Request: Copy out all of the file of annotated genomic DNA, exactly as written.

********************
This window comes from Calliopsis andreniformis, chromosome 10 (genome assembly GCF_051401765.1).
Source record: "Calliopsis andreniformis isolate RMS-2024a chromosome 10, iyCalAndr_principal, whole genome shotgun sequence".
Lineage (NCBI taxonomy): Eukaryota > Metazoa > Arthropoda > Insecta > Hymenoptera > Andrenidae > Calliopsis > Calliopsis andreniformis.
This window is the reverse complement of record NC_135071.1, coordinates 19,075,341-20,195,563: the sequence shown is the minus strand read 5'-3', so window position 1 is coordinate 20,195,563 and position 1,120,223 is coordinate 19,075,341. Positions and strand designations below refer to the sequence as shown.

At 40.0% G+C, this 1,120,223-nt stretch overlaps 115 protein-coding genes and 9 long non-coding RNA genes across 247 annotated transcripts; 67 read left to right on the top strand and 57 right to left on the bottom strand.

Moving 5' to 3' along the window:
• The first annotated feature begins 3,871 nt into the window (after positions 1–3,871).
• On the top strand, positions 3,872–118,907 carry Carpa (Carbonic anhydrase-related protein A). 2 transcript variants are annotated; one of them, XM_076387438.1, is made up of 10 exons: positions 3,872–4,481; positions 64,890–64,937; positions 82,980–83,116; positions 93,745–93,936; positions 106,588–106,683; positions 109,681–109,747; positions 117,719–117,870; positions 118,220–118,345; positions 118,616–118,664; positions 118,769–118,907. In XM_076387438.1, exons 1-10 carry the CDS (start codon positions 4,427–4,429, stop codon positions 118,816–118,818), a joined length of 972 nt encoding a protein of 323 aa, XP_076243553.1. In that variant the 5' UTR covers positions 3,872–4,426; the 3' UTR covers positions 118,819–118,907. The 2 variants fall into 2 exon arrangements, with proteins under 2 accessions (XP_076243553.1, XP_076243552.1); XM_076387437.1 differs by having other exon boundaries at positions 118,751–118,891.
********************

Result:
This window comes from Calliopsis andreniformis, chromosome 10 (genome assembly GCF_051401765.1).
Source record: "Calliopsis andreniformis isolate RMS-2024a chromosome 10, iyCalAndr_principal, whole genome shotgun sequence".
Lineage (NCBI taxonomy): Eukaryota > Metazoa > Arthropoda > Insecta > Hymenoptera > Andrenidae > Calliopsis > Calliopsis andreniformis.
This window is the reverse complement of record NC_135071.1, coordinates 19,075,341-20,195,563: the sequence shown is the minus strand read 5'-3', so window position 1 is coordinate 20,195,563 and position 1,120,223 is coordinate 19,075,341. Positions and strand designations below refer to the sequence as shown.

At 40.0% G+C, this 1,120,223-nt stretch overlaps 115 protein-coding genes and 9 long non-coding RNA genes across 247 annotated transcripts; 67 read left to right on the top strand and 57 right to left on the bottom strand.

Moving 5' to 3' along the window:
• The first annotated feature begins 3,871 nt into the window (after positions 1–3,871).
• On the top strand, positions 3,872–118,907 carry Carpa (Carbonic anhydrase-related protein A). 2 transcript variants are annotated; one of them, XM_076387438.1, is made up of 10 exons: positions 3,872–4,481; positions 64,890–64,937; positions 82,980–83,116; positions 93,745–93,936; positions 106,588–106,683; positions 109,681–109,747; positions 117,719–117,870; positions 118,220–118,345; positions 118,616–118,664; positions 118,769–118,907. In XM_076387438.1, exons 1-10 carry the CDS (start codon positions 4,427–4,429, stop codon positions 118,816–118,818), a joined length of 972 nt encoding a protein of 323 aa, XP_076243553.1. In that variant the 5' UTR covers positions 3,872–4,426; the 3' UTR covers positions 118,819–118,907. The 2 variants fall into 2 exon arrangements, with proteins under 2 accessions (XP_076243553.1, XP_076243552.1); XM_076387437.1 differs by having other exon boundaries at positions 118,751–118,891.